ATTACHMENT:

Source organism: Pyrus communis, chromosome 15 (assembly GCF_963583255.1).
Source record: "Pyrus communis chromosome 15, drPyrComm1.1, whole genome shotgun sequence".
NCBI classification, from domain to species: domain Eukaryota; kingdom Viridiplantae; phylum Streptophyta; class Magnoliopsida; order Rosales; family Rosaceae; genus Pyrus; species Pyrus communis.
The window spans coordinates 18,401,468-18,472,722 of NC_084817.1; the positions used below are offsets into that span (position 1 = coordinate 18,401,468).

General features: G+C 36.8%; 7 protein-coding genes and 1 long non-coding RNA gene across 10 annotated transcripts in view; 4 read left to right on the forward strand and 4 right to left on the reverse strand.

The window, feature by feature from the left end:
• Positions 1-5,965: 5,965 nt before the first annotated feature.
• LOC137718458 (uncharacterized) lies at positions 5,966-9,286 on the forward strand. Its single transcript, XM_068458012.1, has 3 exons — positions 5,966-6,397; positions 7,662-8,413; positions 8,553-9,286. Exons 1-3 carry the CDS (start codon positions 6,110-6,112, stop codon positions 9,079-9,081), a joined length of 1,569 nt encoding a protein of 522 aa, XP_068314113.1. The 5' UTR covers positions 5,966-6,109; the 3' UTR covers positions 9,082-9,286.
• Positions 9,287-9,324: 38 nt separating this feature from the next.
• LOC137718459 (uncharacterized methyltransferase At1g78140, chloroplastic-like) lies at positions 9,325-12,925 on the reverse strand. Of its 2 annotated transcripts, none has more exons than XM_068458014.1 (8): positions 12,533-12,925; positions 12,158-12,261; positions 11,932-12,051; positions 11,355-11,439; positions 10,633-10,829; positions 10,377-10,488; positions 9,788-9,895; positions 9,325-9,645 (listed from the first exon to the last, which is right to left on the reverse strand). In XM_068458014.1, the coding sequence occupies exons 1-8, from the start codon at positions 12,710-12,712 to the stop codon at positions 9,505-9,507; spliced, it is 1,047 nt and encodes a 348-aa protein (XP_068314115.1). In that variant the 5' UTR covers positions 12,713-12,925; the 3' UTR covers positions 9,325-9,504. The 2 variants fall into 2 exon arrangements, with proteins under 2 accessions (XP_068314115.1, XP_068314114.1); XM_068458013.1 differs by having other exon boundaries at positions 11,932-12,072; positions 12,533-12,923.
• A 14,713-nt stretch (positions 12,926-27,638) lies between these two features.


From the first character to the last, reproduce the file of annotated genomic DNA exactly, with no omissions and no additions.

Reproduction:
Source organism: Pyrus communis, chromosome 15 (assembly GCF_963583255.1).
Source record: "Pyrus communis chromosome 15, drPyrComm1.1, whole genome shotgun sequence".
NCBI classification, from domain to species: domain Eukaryota; kingdom Viridiplantae; phylum Streptophyta; class Magnoliopsida; order Rosales; family Rosaceae; genus Pyrus; species Pyrus communis.
The window spans coordinates 18,401,468-18,472,722 of NC_084817.1; the positions used below are offsets into that span (position 1 = coordinate 18,401,468).

General features: G+C 36.8%; 7 protein-coding genes and 1 long non-coding RNA gene across 10 annotated transcripts in view; 4 read left to right on the forward strand and 4 right to left on the reverse strand.

The window, feature by feature from the left end:
• Positions 1-5,965: 5,965 nt before the first annotated feature.
• LOC137718458 (uncharacterized) lies at positions 5,966-9,286 on the forward strand. Its single transcript, XM_068458012.1, has 3 exons — positions 5,966-6,397; positions 7,662-8,413; positions 8,553-9,286. Exons 1-3 carry the CDS (start codon positions 6,110-6,112, stop codon positions 9,079-9,081), a joined length of 1,569 nt encoding a protein of 522 aa, XP_068314113.1. The 5' UTR covers positions 5,966-6,109; the 3' UTR covers positions 9,082-9,286.
• Positions 9,287-9,324: 38 nt separating this feature from the next.
• LOC137718459 (uncharacterized methyltransferase At1g78140, chloroplastic-like) lies at positions 9,325-12,925 on the reverse strand. Of its 2 annotated transcripts, none has more exons than XM_068458014.1 (8): positions 12,533-12,925; positions 12,158-12,261; positions 11,932-12,051; positions 11,355-11,439; positions 10,633-10,829; positions 10,377-10,488; positions 9,788-9,895; positions 9,325-9,645 (listed from the first exon to the last, which is right to left on the reverse strand). In XM_068458014.1, the coding sequence occupies exons 1-8, from the start codon at positions 12,710-12,712 to the stop codon at positions 9,505-9,507; spliced, it is 1,047 nt and encodes a 348-aa protein (XP_068314115.1). In that variant the 5' UTR covers positions 12,713-12,925; the 3' UTR covers positions 9,325-9,504. The 2 variants fall into 2 exon arrangements, with proteins under 2 accessions (XP_068314115.1, XP_068314114.1); XM_068458013.1 differs by having other exon boundaries at positions 11,932-12,072; positions 12,533-12,923.
• A 14,713-nt stretch (positions 12,926-27,638) lies between these two features.